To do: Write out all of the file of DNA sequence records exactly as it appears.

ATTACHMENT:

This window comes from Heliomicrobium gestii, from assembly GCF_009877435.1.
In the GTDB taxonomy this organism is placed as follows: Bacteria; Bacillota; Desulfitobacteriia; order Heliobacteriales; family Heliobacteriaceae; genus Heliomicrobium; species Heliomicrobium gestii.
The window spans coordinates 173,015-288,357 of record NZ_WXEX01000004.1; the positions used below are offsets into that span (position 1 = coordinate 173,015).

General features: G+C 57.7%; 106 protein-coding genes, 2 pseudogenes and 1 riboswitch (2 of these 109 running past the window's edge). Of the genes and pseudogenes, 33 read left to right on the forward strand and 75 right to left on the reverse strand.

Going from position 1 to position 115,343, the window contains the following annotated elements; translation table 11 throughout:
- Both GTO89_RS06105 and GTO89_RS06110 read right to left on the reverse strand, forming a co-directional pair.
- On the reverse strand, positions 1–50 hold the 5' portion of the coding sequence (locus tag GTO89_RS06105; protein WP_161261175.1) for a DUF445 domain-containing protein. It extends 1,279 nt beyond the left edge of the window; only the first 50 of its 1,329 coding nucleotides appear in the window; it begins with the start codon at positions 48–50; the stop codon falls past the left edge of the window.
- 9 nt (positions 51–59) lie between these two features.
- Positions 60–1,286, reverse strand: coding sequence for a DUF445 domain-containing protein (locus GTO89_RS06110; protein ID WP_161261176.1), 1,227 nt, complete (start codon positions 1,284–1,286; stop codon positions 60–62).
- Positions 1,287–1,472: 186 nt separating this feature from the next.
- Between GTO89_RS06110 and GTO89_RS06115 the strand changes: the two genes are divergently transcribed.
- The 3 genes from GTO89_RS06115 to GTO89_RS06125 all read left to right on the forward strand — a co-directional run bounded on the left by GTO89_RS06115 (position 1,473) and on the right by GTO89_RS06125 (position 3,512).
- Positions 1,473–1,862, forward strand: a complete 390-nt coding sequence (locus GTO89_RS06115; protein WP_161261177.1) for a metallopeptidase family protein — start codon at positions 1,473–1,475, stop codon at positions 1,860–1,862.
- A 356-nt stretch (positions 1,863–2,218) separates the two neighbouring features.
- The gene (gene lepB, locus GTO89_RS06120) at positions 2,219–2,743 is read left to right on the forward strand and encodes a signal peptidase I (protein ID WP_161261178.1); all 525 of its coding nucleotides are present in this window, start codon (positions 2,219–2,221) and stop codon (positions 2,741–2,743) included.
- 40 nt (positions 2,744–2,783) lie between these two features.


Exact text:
This window comes from Heliomicrobium gestii, from assembly GCF_009877435.1.
In the GTDB taxonomy this organism is placed as follows: Bacteria; Bacillota; Desulfitobacteriia; order Heliobacteriales; family Heliobacteriaceae; genus Heliomicrobium; species Heliomicrobium gestii.
The window spans coordinates 173,015-288,357 of record NZ_WXEX01000004.1; the positions used below are offsets into that span (position 1 = coordinate 173,015).

General features: G+C 57.7%; 106 protein-coding genes, 2 pseudogenes and 1 riboswitch (2 of these 109 running past the window's edge). Of the genes and pseudogenes, 33 read left to right on the forward strand and 75 right to left on the reverse strand.

Going from position 1 to position 115,343, the window contains the following annotated elements; translation table 11 throughout:
- Both GTO89_RS06105 and GTO89_RS06110 read right to left on the reverse strand, forming a co-directional pair.
- On the reverse strand, positions 1–50 hold the 5' portion of the coding sequence (locus tag GTO89_RS06105; protein WP_161261175.1) for a DUF445 domain-containing protein. It extends 1,279 nt beyond the left edge of the window; only the first 50 of its 1,329 coding nucleotides appear in the window; it begins with the start codon at positions 48–50; the stop codon falls past the left edge of the window.
- 9 nt (positions 51–59) lie between these two features.
- Positions 60–1,286, reverse strand: coding sequence for a DUF445 domain-containing protein (locus GTO89_RS06110; protein ID WP_161261176.1), 1,227 nt, complete (start codon positions 1,284–1,286; stop codon positions 60–62).
- Positions 1,287–1,472: 186 nt separating this feature from the next.
- Between GTO89_RS06110 and GTO89_RS06115 the strand changes: the two genes are divergently transcribed.
- The 3 genes from GTO89_RS06115 to GTO89_RS06125 all read left to right on the forward strand — a co-directional run bounded on the left by GTO89_RS06115 (position 1,473) and on the right by GTO89_RS06125 (position 3,512).
- Positions 1,473–1,862, forward strand: a complete 390-nt coding sequence (locus GTO89_RS06115; protein WP_161261177.1) for a metallopeptidase family protein — start codon at positions 1,473–1,475, stop codon at positions 1,860–1,862.
- A 356-nt stretch (positions 1,863–2,218) separates the two neighbouring features.
- The gene (gene lepB, locus GTO89_RS06120) at positions 2,219–2,743 is read left to right on the forward strand and encodes a signal peptidase I (protein ID WP_161261178.1); all 525 of its coding nucleotides are present in this window, start codon (positions 2,219–2,221) and stop codon (positions 2,741–2,743) included.
- 40 nt (positions 2,744–2,783) lie between these two features.